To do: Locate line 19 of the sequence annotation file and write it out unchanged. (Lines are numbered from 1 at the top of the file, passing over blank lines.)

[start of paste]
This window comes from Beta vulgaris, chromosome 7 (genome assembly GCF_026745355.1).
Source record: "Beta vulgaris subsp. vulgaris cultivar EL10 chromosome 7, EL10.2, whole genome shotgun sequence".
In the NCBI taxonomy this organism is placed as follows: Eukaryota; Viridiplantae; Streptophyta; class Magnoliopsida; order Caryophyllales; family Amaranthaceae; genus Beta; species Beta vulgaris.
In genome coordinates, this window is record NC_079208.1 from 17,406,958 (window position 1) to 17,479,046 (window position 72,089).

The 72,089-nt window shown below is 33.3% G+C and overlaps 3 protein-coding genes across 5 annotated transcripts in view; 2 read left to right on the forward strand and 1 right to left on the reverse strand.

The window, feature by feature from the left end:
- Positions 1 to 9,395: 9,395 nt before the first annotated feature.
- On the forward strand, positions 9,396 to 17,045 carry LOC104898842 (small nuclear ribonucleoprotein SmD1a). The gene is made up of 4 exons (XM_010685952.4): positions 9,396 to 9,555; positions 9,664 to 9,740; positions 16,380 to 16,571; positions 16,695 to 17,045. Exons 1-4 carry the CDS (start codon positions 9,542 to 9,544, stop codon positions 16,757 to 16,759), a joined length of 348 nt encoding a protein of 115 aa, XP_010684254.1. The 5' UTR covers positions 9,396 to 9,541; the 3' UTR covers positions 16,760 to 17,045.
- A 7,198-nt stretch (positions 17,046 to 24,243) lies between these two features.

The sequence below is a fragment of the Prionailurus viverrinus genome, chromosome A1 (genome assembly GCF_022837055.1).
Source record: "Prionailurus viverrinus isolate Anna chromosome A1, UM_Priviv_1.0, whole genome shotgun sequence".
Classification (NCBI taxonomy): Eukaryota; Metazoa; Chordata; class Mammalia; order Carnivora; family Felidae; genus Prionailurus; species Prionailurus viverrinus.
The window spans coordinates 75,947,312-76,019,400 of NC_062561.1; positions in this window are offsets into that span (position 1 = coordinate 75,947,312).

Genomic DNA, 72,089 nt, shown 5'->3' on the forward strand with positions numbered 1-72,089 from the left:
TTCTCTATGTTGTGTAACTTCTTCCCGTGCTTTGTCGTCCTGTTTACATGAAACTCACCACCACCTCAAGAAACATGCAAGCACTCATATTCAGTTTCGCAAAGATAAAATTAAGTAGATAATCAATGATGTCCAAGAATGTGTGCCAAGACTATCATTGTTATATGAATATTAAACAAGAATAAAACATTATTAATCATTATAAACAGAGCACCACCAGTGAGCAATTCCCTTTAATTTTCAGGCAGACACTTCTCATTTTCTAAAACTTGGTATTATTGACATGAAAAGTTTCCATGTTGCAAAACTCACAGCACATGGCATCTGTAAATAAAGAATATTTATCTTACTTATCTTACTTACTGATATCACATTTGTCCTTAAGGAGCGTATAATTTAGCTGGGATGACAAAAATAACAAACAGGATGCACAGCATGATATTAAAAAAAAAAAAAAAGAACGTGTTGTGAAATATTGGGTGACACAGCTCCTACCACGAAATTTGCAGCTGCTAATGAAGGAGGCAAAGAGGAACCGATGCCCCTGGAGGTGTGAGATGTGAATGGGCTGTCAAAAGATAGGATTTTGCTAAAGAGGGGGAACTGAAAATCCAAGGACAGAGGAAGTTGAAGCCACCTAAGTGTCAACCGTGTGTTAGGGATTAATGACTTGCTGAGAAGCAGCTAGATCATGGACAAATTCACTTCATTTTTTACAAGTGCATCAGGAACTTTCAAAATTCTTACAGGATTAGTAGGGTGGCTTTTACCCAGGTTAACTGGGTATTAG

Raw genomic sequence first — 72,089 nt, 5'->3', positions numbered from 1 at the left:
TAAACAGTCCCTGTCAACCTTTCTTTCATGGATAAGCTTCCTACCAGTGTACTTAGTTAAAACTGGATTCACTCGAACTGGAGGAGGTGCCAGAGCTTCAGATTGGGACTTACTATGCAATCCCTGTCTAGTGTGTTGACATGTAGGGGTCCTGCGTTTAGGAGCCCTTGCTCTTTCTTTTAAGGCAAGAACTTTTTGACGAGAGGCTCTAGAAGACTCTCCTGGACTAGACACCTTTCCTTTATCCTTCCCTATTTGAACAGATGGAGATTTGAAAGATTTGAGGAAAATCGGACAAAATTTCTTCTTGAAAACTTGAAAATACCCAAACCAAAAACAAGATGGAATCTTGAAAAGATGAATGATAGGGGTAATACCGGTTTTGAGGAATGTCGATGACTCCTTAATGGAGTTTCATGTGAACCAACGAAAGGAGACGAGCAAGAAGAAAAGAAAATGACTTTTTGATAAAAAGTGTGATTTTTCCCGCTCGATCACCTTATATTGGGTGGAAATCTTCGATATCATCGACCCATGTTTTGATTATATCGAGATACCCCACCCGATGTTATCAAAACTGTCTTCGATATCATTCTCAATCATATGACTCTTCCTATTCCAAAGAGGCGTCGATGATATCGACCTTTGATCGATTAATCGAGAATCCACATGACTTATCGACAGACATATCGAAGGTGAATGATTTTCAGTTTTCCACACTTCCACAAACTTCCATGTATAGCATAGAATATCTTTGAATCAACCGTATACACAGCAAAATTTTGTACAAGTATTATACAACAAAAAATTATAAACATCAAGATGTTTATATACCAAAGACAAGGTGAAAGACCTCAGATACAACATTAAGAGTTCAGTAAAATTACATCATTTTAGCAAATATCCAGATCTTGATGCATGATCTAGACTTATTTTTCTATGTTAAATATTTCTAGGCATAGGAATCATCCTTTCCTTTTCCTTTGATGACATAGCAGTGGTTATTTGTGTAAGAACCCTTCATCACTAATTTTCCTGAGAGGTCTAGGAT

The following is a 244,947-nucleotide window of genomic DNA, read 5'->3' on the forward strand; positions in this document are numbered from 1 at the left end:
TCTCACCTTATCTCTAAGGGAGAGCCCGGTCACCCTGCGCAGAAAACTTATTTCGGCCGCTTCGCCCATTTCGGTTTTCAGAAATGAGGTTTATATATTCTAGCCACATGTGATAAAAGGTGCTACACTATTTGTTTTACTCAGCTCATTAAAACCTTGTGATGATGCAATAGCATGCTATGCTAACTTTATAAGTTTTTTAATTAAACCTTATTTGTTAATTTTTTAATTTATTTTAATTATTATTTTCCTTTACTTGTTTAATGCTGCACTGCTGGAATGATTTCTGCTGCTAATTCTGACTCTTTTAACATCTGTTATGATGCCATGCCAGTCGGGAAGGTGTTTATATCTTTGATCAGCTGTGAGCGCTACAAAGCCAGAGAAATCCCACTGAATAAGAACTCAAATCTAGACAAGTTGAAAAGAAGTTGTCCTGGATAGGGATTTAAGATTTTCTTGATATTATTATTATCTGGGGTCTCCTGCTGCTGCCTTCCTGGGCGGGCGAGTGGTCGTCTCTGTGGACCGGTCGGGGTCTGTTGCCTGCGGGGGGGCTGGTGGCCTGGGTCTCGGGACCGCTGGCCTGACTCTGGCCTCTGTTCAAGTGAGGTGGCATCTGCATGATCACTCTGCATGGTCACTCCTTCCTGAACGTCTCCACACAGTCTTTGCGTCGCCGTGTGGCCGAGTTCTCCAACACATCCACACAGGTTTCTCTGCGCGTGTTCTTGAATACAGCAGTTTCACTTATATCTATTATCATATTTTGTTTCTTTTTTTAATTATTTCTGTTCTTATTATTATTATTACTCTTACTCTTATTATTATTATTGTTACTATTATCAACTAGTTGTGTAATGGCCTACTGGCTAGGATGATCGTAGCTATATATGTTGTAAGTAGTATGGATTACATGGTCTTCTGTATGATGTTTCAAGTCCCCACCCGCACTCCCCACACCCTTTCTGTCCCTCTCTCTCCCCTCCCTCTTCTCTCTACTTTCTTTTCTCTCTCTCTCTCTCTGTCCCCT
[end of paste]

TCTCACCTTATCTCTAAGGGAGAGCCCGGTCACCCTGCGCAGAAAACTTATTTCGGCCGCTTCGCCCATTTCGGTTTTCAGAAATGAGGTTTATATATTCTAGCCACATGTGATAAAAGGTGCTACACTATTTGTTTTACTCAGCTCATTAAAACCTTGTGATGATGCAATAGCATGCTATGCTAACTTTATAAGTTTTTTAATTAAACCTTATTTGTTAATTTTTTAATTTATTTTAATTATTATTTTCCTTTACTTGTTTAATGCTGCACTGCTGGAATGATTTCTGCTGCTAATTCTGACTCTTTTAACATCTGTTATGATGCCATGCCAGTCGGGAAGGTGTTTATATCTTTGATCAGCTGTGAGCGCTACAAAGCCAGAGAAATCCCACTGAATAAGAACTCAAATCTAGACAAGTTGAAAAGAAGTTGTCCTGGATAGGGATTTAAGATTTTCTTGATATTATTATTATCTGGGGTCTCCTGCTGCTGCCTTCCTGGGCGGGCGAGTGGTCGTCTCTGTGGACCGGTCGGGGTCTGTTGCCTGCGGGGGGGCTGGTGGCCTGGGTCTCGGGACCGCTGGCCTGACTCTGGCCTCTGTTCAAGTGAGGTGGCATCTGCATGATCACTCTGCATGGTCACTCCTTCCTGAACGTCTCCACACAGTCTTTGCGTCGCCGTGTGGCCGAGTTCTCCAACACATCCACACAGGTTTCTCTGCGCGTGTTCTTGAATACAGCAGTTTCACTTATATCTATTATCATATTTTGTTTCTTTTTTTAATTATTTCTGTTCTTATTATTATTATTACTCTTACTCTTATTATTATTATTGTTACTATTATCAACTAGTTGTGTAATGGCCTACTGGCTAGGATGATCGTAGCTATATATGTTGTAAGTAGTATGGATTACATGGTCTTCTGTATGATGTTTCAAGTCCCCACCCGCACTCCCCACACCCTTTCTGTCCCTCTCTCTCCCCTCCCTCTTCTCTCTACTTTCTTTTCTCTCTCTCTCTCTCTGTCCCCT